When there is a manifestation, your child cannot be further disciplined. This means your child cannot be recommended for expulsion or continue to be suspended for that behavior. Instead, the IEP needs to be changed to address your child's behaviors. If the school did not follow the IEP, it must follow it immediately. The IEP team must also conduct a functional behavioral assessment (FBA) unless one was completed earlier. The FBA will try to figure out your child's behaviors by lookng at:
- What are your child's triggers,
- When does the behavior happen, and
- What is your child trying to get from the behaviors (attention, avoidance, etc.).
Based on the FBA, a behavior plan must be put in place. If your child already had a behavior plan, it should be changed to address the inappropriate behavior. The behavior plan should become part of your child's IEP. Your child should also be returned to the placement she was in before she was removed from school, unless:
- the IEP Team decides to change the placement at the meeting, or
- the school places your child in an "interim alternative educational setting" (IAES).
When there is NOT a manifestation
If the IEP Team decides there is no manifestation, then your child can be disciplined just like any other student. This means he can be recommended for expulsion before a school board if the school wants him removed for more than 10 school days. See Suspensions and Expulsions: Students Have Rights. Remember, your child must still receive educational services after being removed from school for more than 10 school days in a school year.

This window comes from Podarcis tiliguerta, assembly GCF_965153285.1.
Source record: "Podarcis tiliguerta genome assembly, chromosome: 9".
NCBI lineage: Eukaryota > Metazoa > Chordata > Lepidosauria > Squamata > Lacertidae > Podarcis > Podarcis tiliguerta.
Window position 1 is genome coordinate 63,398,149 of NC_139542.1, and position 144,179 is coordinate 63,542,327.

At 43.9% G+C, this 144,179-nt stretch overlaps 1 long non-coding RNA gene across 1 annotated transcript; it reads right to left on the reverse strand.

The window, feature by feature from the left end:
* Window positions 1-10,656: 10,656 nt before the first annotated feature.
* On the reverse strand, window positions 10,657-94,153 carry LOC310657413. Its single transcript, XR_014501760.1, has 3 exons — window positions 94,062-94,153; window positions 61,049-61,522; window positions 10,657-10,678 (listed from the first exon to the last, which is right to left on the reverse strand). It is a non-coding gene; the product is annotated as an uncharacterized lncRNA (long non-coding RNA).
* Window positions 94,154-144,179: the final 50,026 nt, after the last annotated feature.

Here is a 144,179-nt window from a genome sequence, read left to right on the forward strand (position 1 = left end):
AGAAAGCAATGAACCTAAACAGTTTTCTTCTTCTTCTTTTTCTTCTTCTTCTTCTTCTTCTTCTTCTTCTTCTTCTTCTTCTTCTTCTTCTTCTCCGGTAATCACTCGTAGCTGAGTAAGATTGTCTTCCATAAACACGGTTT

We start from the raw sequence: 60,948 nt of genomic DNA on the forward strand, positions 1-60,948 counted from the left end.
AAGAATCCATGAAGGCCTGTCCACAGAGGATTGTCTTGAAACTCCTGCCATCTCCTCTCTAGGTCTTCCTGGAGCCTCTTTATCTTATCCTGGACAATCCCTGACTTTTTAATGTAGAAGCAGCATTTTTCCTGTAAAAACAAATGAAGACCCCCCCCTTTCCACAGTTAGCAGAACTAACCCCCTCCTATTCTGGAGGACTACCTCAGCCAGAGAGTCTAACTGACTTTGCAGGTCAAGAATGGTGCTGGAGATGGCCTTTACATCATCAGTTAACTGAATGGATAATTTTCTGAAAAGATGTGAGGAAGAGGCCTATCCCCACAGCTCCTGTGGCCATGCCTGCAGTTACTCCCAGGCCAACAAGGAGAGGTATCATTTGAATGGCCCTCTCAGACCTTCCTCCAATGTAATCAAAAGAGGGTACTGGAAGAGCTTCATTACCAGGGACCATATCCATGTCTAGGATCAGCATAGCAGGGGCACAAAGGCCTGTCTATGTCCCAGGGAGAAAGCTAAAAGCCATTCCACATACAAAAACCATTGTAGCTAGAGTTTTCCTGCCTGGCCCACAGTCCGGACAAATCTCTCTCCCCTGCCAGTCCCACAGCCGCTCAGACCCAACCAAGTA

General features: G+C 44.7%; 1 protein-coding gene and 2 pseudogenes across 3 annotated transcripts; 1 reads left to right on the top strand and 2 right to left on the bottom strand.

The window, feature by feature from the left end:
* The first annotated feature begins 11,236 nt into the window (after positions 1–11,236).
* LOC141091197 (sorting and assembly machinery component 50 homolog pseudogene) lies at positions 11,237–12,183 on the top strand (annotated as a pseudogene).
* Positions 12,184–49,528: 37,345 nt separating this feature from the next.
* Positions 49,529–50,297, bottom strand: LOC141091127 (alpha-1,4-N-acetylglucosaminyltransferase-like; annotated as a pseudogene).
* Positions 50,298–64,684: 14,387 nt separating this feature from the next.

If you disagree with the manifestation determination, you can request a due process hearing. Your child will stay in his current educational placement (Stay Put). This can include the IAES if your child is placed there. You can ask for an expedited hearing. To learn more about due process hearings, see IDEA: When Parents and Schools Disagree.
An Interim Alternative Education Setting (IAES)
The school can place a student with a disability in an "interim alternative educational setting" (IAES). They can do this even if the behavior is a manifestation of your child's disability. The only time your child can be placed in an IAES is if 1 of 4 things happened:
- your child had a weapon at the school, on school grounds or at a school event,
- your child had illegal drugs at the school, on school grounds or at a school event,
- your child inflicted serious bodily injury on another person at school, on school grounds or at a school event, or
- the school asked for and won a due process hearing before the State of Maine Department of Education because the school was afraid your child was dangerous and was "substantially likely" to injure himself or someone else.
IMPORTANT: If your child did not have a weapon or drugs at school or did not cause serious bodily injury to another person while at school, on school premises or at a school event, the school cannot just place him in an IAES. The school must request a due process hearing before putting your child in an IAES. At the hearing, the school must prove that your child's continuation in his current placement is "substantially likely to result in injury to the child or to others." If the school does not prove this, your child cannot be put in an IAES.